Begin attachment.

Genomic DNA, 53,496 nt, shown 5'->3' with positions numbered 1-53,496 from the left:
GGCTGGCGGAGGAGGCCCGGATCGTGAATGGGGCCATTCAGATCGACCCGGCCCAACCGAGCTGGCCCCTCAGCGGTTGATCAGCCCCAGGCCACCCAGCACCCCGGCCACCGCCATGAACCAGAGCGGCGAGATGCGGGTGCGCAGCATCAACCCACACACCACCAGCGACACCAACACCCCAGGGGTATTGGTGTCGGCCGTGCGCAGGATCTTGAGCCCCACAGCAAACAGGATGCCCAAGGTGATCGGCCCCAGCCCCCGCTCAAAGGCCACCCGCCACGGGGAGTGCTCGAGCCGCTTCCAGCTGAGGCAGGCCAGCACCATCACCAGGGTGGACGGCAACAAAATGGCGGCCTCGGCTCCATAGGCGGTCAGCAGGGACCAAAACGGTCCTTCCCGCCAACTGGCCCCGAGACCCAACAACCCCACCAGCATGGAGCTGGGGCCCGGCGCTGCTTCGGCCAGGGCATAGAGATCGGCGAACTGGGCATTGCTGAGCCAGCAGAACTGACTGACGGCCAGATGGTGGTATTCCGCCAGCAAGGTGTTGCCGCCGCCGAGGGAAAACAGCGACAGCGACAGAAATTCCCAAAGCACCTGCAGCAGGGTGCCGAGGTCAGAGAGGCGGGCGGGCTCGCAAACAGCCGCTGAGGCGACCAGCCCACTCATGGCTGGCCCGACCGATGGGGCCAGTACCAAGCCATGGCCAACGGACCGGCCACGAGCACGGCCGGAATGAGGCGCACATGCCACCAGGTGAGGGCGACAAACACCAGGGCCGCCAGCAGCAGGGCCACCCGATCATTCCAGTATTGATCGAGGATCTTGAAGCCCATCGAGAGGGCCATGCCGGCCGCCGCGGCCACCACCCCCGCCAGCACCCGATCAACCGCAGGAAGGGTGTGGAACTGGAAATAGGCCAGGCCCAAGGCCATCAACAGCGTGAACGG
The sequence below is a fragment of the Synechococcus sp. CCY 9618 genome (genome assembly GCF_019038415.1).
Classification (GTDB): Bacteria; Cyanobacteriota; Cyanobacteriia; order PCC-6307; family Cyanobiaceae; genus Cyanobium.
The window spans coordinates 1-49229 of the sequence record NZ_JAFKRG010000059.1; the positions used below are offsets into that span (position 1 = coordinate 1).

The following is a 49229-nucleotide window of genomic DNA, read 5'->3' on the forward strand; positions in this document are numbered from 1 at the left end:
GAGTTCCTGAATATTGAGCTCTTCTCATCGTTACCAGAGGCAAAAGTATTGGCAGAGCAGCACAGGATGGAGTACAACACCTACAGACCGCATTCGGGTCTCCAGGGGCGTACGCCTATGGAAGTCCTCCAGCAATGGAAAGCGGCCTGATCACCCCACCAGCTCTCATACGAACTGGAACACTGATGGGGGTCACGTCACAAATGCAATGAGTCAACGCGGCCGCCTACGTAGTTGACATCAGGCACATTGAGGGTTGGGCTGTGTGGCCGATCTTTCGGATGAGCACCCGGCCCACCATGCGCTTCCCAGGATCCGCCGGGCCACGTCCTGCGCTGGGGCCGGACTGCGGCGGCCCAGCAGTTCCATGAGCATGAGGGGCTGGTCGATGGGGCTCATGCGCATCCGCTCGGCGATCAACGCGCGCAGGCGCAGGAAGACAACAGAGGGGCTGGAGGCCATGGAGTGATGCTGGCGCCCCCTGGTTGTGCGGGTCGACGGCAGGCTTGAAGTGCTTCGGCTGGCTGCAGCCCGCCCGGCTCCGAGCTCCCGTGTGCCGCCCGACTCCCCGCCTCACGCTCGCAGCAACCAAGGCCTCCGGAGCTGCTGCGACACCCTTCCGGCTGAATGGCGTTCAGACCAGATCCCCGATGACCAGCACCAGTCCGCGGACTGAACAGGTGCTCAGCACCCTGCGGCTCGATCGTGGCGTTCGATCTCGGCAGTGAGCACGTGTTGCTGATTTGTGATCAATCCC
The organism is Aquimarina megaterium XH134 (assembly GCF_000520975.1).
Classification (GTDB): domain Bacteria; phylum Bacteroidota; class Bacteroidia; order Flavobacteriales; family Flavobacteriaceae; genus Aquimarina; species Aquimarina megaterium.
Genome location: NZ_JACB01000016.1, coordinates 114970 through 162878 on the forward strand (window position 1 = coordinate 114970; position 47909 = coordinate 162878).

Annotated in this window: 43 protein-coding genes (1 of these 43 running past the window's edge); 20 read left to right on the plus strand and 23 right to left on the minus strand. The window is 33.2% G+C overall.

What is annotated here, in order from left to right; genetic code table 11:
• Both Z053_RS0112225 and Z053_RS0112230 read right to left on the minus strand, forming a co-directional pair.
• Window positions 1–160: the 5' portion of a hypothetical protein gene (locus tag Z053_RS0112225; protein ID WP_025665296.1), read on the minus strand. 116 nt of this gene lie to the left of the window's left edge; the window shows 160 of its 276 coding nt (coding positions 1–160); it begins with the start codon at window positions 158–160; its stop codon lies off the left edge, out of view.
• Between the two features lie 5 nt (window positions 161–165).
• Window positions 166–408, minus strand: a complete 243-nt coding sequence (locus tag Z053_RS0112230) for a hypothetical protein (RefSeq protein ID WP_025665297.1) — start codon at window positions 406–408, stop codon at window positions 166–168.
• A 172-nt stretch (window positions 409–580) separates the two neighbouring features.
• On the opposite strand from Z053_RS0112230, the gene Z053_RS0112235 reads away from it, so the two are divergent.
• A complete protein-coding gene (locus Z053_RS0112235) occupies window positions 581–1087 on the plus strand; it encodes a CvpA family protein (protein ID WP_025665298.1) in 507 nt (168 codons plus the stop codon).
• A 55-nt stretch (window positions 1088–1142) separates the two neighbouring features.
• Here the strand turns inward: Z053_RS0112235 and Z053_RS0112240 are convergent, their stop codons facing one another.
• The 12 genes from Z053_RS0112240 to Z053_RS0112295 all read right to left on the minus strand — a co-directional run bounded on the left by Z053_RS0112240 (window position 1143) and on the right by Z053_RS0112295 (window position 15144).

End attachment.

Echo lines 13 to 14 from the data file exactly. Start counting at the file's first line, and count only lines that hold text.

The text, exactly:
• Both Z053_RS0112225 and Z053_RS0112230 read right to left on the minus strand, forming a co-directional pair.
• Window positions 1–160: the 5' portion of a hypothetical protein gene (locus tag Z053_RS0112225; protein ID WP_025665296.1), read on the minus strand. 116 nt of this gene lie to the left of the window's left edge; the window shows 160 of its 276 coding nt (coding positions 1–160); it begins with the start codon at window positions 158–160; its stop codon lies off the left edge, out of view.